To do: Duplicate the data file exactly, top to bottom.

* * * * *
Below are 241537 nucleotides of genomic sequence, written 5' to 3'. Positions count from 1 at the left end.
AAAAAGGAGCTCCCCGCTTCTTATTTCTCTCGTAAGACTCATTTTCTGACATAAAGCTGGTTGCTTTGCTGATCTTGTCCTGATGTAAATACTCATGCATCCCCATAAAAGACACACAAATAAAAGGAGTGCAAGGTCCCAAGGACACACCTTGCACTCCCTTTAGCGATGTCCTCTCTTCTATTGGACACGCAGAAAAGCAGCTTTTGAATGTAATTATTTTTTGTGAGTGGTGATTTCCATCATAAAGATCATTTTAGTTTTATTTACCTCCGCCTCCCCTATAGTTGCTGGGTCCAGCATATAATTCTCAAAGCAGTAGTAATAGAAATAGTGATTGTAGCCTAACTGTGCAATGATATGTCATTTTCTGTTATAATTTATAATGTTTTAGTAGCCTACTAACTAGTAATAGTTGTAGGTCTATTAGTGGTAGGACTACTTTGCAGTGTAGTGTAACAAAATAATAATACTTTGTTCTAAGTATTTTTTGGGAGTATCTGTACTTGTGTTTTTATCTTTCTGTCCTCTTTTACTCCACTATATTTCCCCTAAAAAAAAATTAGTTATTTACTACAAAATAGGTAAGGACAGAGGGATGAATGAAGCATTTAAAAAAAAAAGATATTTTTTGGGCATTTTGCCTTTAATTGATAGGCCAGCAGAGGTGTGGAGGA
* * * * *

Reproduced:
Below are 241537 nucleotides of genomic sequence, written 5' to 3'. Positions count from 1 at the left end.
AAAAAGGAGCTCCCCGCTTCTTATTTCTCTCGTAAGACTCATTTTCTGACATAAAGCTGGTTGCTTTGCTGATCTTGTCCTGATGTAAATACTCATGCATCCCCATAAAAGACACACAAATAAAAGGAGTGCAAGGTCCCAAGGACACACCTTGCACTCCCTTTAGCGATGTCCTCTCTTCTATTGGACACGCAGAAAAGCAGCTTTTGAATGTAATTATTTTTTGTGAGTGGTGATTTCCATCATAAAGATCATTTTAGTTTTATTTACCTCCGCCTCCCCTATAGTTGCTGGGTCCAGCATATAATTCTCAAAGCAGTAGTAATAGAAATAGTGATTGTAGCCTAACTGTGCAATGATATGTCATTTTCTGTTATAATTTATAATGTTTTAGTAGCCTACTAACTAGTAATAGTTGTAGGTCTATTAGTGGTAGGACTACTTTGCAGTGTAGTGTAACAAAATAATAATACTTTGTTCTAAGTATTTTTTGGGAGTATCTGTACTTGTGTTTTTATCTTTCTGTCCTCTTTTACTCCACTATATTTCCCCTAAAAAAAAATTAGTTATTTACTACAAAATAGGTAAGGACAGAGGGATGAATGAAGCATTTAAAAAAAAAAGATATTTTTTGGGCATTTTGCCTTTAATTGATAGGCCAGCAGAGGTGTGGAGGA